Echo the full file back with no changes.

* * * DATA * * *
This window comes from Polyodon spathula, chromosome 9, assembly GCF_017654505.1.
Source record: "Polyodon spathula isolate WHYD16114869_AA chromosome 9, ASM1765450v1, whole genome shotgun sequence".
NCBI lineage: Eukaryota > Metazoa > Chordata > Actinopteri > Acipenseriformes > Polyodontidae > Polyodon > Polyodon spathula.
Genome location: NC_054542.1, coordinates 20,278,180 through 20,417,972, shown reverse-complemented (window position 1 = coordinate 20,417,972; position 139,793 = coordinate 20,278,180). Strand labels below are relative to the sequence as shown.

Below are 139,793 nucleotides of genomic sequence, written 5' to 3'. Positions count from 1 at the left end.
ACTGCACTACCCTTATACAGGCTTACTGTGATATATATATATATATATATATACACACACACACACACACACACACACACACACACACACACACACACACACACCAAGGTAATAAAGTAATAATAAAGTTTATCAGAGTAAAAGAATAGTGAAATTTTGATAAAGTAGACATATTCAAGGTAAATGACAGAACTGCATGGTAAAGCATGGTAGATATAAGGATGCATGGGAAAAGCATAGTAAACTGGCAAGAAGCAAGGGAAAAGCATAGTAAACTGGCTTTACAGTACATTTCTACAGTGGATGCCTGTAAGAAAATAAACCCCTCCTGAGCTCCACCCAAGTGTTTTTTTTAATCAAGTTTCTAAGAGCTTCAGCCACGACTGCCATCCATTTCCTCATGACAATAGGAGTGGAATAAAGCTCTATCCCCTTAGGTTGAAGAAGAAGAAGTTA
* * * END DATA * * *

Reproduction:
This window comes from Polyodon spathula, chromosome 9, assembly GCF_017654505.1.
Source record: "Polyodon spathula isolate WHYD16114869_AA chromosome 9, ASM1765450v1, whole genome shotgun sequence".
NCBI lineage: Eukaryota > Metazoa > Chordata > Actinopteri > Acipenseriformes > Polyodontidae > Polyodon > Polyodon spathula.
Genome location: NC_054542.1, coordinates 20,278,180 through 20,417,972, shown reverse-complemented (window position 1 = coordinate 20,417,972; position 139,793 = coordinate 20,278,180). Strand labels below are relative to the sequence as shown.

Below are 139,793 nucleotides of genomic sequence, written 5' to 3'. Positions count from 1 at the left end.
ACTGCACTACCCTTATACAGGCTTACTGTGATATATATATATATATATATATACACACACACACACACACACACACACACACACACACACACACACACACACACCAAGGTAATAAAGTAATAATAAAGTTTATCAGAGTAAAAGAATAGTGAAATTTTGATAAAGTAGACATATTCAAGGTAAATGACAGAACTGCATGGTAAAGCATGGTAGATATAAGGATGCATGGGAAAAGCATAGTAAACTGGCAAGAAGCAAGGGAAAAGCATAGTAAACTGGCTTTACAGTACATTTCTACAGTGGATGCCTGTAAGAAAATAAACCCCTCCTGAGCTCCACCCAAGTGTTTTTTTTAATCAAGTTTCTAAGAGCTTCAGCCACGACTGCCATCCATTTCCTCATGACAATAGGAGTGGAATAAAGCTCTATCCCCTTAGGTTGAAGAAGAAGAAGTTA